Be Fruitful

It was a week or ago when the idea struck me.  Coming up with a theme and scripture for the year is never easy, but this one just made sense.  The verse?  There was none better than the fruits of the spirit.  “But the fruit of the Spirit is love, joy, peace, patience, kindness, goodness, faithfulness, gentleness, self-control; against such things there is no law” (Galatians 5: 22-23).  Christian teachers need a steady diet of all these fruits to maintain spiritual health throughout the school year.  The theme?  Be fruitful.  We as teachers get the opportunity to shape and mold our students, watering them with encouragement, pruning with discipline when needed.  Our students are the fruit.  Together we are the ones who make them grow.  Tell me a job out there more important than that.

Summer is a great time.  I get to grow my children.  Whether it be playing with them at the pool, taking them to Deanna Rose Farmstead, or vacationing in Minnesota, I get to spend quality time with them.  The countdown is on now.  My bucket list is nearly complete for the summer.  A quick trip to St. Louis, a few “special days” with my boys, plenty of snuggles in the morning, and all of a sudden POOF!  The time is gone.  They will be off to first grade and kindergarten.  But I get to continue growing my boys outside of work throughout the school year.  My students?  They are gone.  New years bring new fruit.  That is what makes the job of a teacher so vital.  We only have from August until May to make a difference in the life of a child.  For me that means 50 minutes a day.

Do you want to hear something even more crazy?  Some of these students coming into our classes in less than a month don’t have much of a home life.  They come from broken families.  Divorces.  Turmoil.  Some might have a mom or dad in jail.  Others have parents that work two, three jobs each.  All to put food on the table.  School is their safe place, and these students rely on—you guessed it—teachers to make a difference in their lives.  We have the daunting task of making that difference in nine months.  Let’s reflect on that for a minute.  Who are those teachers for you?  Which teachers in your past gave their hearts and souls to you?  How did they guide you?  Mentor you?  Make an impression on your heart so much that you would never forget their name?  To make a difference in the life of a child is priceless, and to do it in nine months seems impossible.  But I did have one teacher whom I will never forget, and the man did it in less than three weeks.  Wanna hear a story?

His name was Bill Carpenter.  He was my Comp 1 teacher at the University of Kansas way back in the fall of 1995.  I had only attended his class maybe three or four times, but one day he noticed something about me.  I wasn’t all there.  My eyes were glazed over.  I wanted to scream out for help, but I didn’t know who to turn to.  My parents were 45 minutes away back home.  I had pledged a fraternity, and not to get into too much detail, let’s just say it wasn’t necessarily the right fit.  There was quite a bit of meaningless hazing, and with me being one of two freshman who had chosen not to drink alcohol, I was quite the toy for the upper classmen to play with.  Especially in driving them around late at night.  Bill, knowing that something was up, did something that any concerned teacher would do.  He asked me to hang around after class.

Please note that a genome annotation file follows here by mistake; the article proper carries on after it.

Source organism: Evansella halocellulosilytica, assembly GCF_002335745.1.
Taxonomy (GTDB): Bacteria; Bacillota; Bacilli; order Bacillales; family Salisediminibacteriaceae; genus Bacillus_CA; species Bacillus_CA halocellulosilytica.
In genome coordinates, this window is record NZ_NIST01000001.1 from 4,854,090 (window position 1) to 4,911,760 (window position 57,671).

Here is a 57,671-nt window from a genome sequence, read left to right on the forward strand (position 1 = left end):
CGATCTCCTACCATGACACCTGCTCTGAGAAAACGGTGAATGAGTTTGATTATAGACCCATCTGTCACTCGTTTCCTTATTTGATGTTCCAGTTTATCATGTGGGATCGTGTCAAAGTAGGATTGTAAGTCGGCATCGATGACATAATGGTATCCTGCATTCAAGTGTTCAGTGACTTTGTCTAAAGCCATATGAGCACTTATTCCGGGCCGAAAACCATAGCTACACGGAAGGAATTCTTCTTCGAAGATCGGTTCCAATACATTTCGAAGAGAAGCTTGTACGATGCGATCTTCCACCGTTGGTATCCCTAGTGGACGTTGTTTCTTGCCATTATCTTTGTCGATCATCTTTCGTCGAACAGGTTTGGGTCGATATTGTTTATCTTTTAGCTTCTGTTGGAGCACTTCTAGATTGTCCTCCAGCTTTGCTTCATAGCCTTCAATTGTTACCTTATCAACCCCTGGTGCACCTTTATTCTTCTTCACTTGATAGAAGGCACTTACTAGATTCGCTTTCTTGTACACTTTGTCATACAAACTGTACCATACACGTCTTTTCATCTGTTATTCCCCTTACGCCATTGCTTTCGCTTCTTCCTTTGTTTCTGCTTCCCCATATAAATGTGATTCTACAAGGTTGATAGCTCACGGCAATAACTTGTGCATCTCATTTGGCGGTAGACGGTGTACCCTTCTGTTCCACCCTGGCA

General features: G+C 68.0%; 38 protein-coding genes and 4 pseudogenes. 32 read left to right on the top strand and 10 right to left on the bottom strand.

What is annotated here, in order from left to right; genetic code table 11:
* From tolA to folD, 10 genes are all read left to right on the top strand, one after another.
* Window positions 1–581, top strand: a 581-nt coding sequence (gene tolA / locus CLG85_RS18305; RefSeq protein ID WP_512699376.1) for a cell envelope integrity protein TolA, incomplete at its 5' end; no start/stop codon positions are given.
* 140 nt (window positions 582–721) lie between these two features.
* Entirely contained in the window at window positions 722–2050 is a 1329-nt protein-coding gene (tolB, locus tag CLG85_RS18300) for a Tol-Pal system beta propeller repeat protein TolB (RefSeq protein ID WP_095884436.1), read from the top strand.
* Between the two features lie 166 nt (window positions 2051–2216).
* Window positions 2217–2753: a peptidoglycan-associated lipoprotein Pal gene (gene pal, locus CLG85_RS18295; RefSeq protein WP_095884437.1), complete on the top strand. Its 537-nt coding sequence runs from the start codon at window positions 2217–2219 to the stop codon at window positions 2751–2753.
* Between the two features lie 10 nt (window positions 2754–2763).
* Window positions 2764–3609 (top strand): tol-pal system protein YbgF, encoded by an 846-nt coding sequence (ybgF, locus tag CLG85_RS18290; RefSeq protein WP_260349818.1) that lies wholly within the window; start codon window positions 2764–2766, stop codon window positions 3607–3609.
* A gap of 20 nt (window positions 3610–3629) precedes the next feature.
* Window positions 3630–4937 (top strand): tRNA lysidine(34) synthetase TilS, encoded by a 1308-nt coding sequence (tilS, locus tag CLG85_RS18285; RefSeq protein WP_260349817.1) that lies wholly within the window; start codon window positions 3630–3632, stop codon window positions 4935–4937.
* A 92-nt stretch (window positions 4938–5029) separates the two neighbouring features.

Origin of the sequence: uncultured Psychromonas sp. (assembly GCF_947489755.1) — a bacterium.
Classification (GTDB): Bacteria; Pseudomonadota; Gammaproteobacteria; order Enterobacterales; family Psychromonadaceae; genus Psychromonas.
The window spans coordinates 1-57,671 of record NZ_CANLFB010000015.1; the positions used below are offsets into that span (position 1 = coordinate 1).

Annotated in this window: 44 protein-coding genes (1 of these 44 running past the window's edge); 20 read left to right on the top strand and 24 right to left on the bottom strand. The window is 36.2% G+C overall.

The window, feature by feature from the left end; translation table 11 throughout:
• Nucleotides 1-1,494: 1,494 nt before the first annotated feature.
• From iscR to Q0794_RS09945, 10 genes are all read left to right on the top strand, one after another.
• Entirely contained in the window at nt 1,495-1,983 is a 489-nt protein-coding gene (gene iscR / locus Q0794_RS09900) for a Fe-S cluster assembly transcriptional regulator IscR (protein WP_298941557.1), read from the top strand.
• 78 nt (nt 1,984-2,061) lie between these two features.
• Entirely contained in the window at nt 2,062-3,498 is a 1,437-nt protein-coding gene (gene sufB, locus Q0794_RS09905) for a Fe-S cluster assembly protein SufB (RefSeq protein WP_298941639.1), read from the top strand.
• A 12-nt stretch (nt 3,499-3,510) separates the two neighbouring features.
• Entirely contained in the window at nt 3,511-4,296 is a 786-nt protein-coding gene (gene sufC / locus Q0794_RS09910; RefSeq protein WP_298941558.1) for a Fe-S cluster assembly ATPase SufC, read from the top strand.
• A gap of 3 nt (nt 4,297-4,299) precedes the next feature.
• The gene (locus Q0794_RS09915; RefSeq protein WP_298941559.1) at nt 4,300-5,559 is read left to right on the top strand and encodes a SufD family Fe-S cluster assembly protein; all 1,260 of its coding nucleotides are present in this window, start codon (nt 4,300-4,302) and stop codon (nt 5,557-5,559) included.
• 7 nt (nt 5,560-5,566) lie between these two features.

I was an overstuffed vacuum cleaner.  Emotions poured out from the depths of my soul, and I told him everything.  I mean EVERYTHING.  It reminded me of that scene from the Goonies where Chunk told the mean old lady his life story.  There was genuine concern in Bill’s eyes.  When you have a teacher that will actually listen to you—I mean really listen—that is something special.  He heard me out, for at least ten minutes then walked me to the counseling office.  The walk took us another 15 minutes.  More stories were spilling out.  Oddly enough, I remember rattling on and on about the last high school football game I ever played in as we traveled in the elevator to the top.  Long story short, Bill passed the baton to the counselor at KU, they called my folks, my folks raced out to pick me up, and I went home, sleeping for 14 straight hours.  Needless to say, that was the end of my stint at KU for that school year.

How many teachers at KU would have done that?  Not many probably.  When you go to a Division I school that large, you are just a number amongst a faceless mob of students overwhelming the campus.  I was only in Bill’s class a few times, yet I remember he didn’t treat me like a number.  He had already known my name.  He actually made a game about it the first few weeks of class, having each class member say their name along with a favorite food one day and movie the next.  Sounds elementary, doesn’t it?  Not to Bill.  Bill knew my name, and when he said Hey, Clint can you hang around after class? I was more than ready to.  Because he cared.  His body language said so as he listened to my story through tear-filled eyes.  Having never had a conversation about faith, I can guarantee you Bill Carpenter was a Christian.  He wore that faith on his sleeve.

What about you?  Will you be wearing your faith on your sleeve during the 2017-2018 school year?  What type of fruit will you be creating this year?  John 15:1-2 states, “I am the true vine, and my Father is the vinedresser.  Every branch in me that does not bear fruit he takes away, and every branch that does bear fruit he prunes, that it may bear more fruit.”  Be a Bill Carpenter.  Be the branch that God prunes to bear more fruit.

Father, I pray that we can all be fruitful for You this school year.  Allow us to enjoy the last few weeks of summer with our families, and let us stride into the classroom this year with purpose and conviction to be the Christian teachers you called us to be.  Amen. 

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